This book contains a general accounting of all U.S. currency and Postal Envelopes, Encased Postage, a Philippines section, and Military Payment Certificates.

Specialty books will allow you deeper access into your specialty interests. Another such a book is the 9th edition of the Standard Guide to Small-Size U.S. Paper Money.

This one is written by John Schwartz and Scott Lindquist. It lets you in on a number of rare blocks and reveals the secrets of the mule varieties as well as light and dark seals on Federal Reserve Notes of the 1930s.

I especially recommend this book for the small size collector. The sport of cherrypicking is alive and well.

If you have current information on rarity and prices, itís a lot easier to make the decision to purchase a note. This is especially true if it is an expensive note.

Does someone in your family have a handle on the value of your collection?

Have you made a list or otherwise organized things in the event a non-collector member of your family will have to dispose of your collection some day. This can be a critical concern, as some notes are not real well known to generalist dealers. Coin dealers are generally not prepared to examine and offer proper payment for your collection.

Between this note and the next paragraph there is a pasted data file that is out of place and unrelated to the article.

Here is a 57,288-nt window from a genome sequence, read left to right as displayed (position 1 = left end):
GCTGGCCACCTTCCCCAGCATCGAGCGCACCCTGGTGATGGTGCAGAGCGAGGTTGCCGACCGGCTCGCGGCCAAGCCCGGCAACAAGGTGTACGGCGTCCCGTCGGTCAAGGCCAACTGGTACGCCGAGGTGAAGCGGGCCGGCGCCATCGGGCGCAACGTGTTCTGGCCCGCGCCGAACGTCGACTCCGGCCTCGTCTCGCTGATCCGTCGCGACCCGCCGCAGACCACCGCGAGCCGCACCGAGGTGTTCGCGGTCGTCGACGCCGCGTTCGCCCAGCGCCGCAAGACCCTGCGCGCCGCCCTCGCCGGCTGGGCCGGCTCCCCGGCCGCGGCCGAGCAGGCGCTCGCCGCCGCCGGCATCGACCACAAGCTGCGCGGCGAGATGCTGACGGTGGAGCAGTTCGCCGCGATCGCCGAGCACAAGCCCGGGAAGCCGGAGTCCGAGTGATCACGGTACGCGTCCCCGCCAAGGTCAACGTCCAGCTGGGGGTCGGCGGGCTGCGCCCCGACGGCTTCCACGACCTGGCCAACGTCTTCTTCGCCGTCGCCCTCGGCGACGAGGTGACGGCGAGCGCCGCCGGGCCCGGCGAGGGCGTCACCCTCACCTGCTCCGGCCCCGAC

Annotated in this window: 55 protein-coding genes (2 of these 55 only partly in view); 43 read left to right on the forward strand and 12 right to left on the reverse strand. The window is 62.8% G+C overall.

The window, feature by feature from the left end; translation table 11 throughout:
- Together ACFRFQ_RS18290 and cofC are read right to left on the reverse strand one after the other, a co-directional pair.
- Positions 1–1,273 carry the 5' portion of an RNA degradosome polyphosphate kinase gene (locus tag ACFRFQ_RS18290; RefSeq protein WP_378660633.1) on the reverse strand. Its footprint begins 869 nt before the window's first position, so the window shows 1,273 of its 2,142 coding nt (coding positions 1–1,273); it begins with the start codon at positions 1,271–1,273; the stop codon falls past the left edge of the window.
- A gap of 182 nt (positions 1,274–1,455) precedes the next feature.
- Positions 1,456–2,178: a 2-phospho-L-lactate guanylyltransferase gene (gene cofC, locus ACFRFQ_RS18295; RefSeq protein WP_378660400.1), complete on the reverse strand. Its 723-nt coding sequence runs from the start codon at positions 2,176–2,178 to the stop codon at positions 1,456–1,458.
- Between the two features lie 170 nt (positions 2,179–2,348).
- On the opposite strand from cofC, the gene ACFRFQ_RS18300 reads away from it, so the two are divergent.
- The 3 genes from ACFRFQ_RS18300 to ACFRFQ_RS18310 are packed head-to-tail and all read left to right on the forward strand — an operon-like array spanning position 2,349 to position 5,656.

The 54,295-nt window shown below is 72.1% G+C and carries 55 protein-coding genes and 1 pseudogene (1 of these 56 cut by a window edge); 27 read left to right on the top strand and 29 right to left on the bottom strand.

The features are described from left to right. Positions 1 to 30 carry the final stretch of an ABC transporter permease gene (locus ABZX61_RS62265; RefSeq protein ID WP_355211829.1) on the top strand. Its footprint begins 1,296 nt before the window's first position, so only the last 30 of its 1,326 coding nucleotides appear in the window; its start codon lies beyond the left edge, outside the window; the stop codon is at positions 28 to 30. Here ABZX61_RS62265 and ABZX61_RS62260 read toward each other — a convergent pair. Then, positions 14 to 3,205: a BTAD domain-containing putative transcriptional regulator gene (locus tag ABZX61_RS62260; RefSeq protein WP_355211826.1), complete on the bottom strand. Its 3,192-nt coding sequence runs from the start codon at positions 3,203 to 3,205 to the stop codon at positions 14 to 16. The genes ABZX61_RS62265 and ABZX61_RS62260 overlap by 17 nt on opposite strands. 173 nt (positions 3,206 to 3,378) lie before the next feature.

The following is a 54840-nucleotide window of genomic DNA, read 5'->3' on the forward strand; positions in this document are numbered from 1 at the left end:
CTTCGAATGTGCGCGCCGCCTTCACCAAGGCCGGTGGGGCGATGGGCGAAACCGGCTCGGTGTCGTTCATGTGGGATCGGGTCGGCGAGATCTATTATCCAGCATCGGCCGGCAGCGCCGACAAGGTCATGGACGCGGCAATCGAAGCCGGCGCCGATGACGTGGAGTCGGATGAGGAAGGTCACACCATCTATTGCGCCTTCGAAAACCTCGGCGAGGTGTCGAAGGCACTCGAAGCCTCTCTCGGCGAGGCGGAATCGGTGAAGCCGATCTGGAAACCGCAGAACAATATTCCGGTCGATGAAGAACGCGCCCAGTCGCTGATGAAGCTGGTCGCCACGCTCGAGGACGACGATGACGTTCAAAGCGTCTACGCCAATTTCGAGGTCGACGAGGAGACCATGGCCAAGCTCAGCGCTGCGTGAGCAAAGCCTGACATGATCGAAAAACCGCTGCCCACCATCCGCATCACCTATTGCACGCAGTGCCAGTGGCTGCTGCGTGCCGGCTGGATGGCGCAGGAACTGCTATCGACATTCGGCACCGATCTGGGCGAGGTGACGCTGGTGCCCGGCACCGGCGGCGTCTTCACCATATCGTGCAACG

It doesnít hurt to have a will and have some sort of ledger indicating what you feel the notes should bring at a certain date in time.

Most of the auction houses are pretty good to deal with, as they are going to want to get the very best price so their percentage will be higher as a result. In general, the market is pretty good at establishing a value.

Some houses seem to do better with certain specialties. Look around, examine the catalogs and decide who you would like to advertise and sell your holdings.

Everyone has heard a horror story over ignorance of a relative as to the true value of a collection.

Finally, for this month, let me know your feelings on our ability to offer you accurate information on the value of currency.